Chances are good you haven't heard this one: that, while in Buckingham Palace last week, milling about with G-20 leaders, the current president of the United States bowed deeply at the waist, one knee bent, on meeting the current King, so-called, of Saudi Arabia, who did not bow back. Chances are even better you haven't seen the video.
That's because Big Media, from viewer-deprived networks to newspapers considering bailouts, have neither aired the video of the incident nor reported on it. ("The O'Reilly Factor" doesn't count.) Washington Post reporter Michael A. Fletcher's breezy dismissal of a reader's online query exemplifies media disinterest: "I'm not sure what the etiquette is for such greetings, but I'm sure the president was only trying to convey respect ... Remember some years ago when President Bush touched cheeks with and held the hand of a Saudi monarch during a visit to his Texas ranch? Another sign of respect. I would not make too much of it."
Well, I would.
The assorted supplications George W. Bush engaged in, from holding hands with and kissing Abdullah, to joining in a Saudi "sword dance" while trying to beg down the price of oil, made me sick then, and Barack Obama's obeisance to the protector of Mecca and Medina (widely available online if not in the "news") makes me sick now. But just as disturbing is the American reaction.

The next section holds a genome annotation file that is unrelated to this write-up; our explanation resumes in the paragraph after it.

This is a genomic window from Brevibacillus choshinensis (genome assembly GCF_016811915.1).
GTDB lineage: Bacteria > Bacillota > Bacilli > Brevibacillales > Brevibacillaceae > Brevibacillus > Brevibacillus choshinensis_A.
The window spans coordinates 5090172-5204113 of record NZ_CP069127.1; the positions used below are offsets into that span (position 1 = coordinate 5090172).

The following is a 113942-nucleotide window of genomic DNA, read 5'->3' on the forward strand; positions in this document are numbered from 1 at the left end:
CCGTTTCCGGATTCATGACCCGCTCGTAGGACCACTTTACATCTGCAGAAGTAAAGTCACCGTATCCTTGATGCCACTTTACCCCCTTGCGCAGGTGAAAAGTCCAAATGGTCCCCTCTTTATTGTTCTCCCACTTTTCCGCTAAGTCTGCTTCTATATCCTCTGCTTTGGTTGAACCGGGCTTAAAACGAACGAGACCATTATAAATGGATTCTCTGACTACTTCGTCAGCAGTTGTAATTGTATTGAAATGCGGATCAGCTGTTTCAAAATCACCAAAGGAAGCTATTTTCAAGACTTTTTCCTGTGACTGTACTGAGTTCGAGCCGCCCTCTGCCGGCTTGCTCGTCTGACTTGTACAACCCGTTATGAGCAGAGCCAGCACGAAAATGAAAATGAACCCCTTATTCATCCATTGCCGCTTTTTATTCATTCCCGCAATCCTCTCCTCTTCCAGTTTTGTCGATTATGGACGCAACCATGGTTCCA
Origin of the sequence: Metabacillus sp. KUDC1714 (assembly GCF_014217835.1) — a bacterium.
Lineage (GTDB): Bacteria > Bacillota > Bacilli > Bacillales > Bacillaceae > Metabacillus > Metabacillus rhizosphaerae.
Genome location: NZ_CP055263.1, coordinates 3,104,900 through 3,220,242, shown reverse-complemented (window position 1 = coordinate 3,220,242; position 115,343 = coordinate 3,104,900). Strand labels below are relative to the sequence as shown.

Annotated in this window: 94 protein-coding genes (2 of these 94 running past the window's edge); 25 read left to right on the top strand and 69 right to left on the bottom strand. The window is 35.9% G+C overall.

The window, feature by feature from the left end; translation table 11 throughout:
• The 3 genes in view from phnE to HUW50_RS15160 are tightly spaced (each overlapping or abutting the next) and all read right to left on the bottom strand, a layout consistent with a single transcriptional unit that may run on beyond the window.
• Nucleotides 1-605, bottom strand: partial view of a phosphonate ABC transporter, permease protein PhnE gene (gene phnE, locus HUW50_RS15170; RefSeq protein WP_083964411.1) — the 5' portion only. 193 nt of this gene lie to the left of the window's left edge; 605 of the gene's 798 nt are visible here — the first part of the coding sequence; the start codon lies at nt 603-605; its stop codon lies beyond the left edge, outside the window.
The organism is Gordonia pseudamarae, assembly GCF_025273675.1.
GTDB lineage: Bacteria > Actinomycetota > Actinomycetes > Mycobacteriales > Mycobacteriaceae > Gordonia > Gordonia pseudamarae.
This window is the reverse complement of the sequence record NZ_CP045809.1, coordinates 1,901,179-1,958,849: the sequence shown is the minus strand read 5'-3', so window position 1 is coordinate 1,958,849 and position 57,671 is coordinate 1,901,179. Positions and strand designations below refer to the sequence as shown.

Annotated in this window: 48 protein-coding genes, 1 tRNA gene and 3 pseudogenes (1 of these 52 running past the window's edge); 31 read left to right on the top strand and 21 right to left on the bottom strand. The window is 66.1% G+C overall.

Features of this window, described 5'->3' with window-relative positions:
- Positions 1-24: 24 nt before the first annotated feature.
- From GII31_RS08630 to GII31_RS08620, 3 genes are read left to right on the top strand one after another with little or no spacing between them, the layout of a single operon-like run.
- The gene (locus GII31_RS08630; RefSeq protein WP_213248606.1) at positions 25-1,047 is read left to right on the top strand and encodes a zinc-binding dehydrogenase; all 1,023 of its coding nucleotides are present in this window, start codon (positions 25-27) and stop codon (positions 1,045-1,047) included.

This includes, first, the unconscionable failure of media organizations to spare a few inches of column or seconds of airtime from Michelle Obama's campy cardigans for this deferential display by the United States toward Saudi Arabia. But much of the mainly conservative blog commentary on the incident, while welcome as bona fide signs of life out there, has come off as strangely beside the point.
Or, rather, as largely limited to one point: etiquette. It's true that Americans don't bow to royalty, period -- a point made repeatedly in blogs expressing frosty outrage over the incident as though the Obama-Abdullah bow were no more than a generic breach of protocol. A Washington Times editorial hammered home this same abstraction.
But an American bow to Saudi Arabia is more than "unbecoming," as Clarice Feldman wrote at The American Thinker, more than "a simple but costly breakdown in basic command of protocol," as Camille Paglia wrote at Slate, more than "baseness," as Richard Brookhiser wrote at The Corner, and more than "the kind of rookie mistake you get from a president who was a state senator five years ago," as Michael Goldfarb wrote at the Weekly Standard blog. It was calumny on a historic level.
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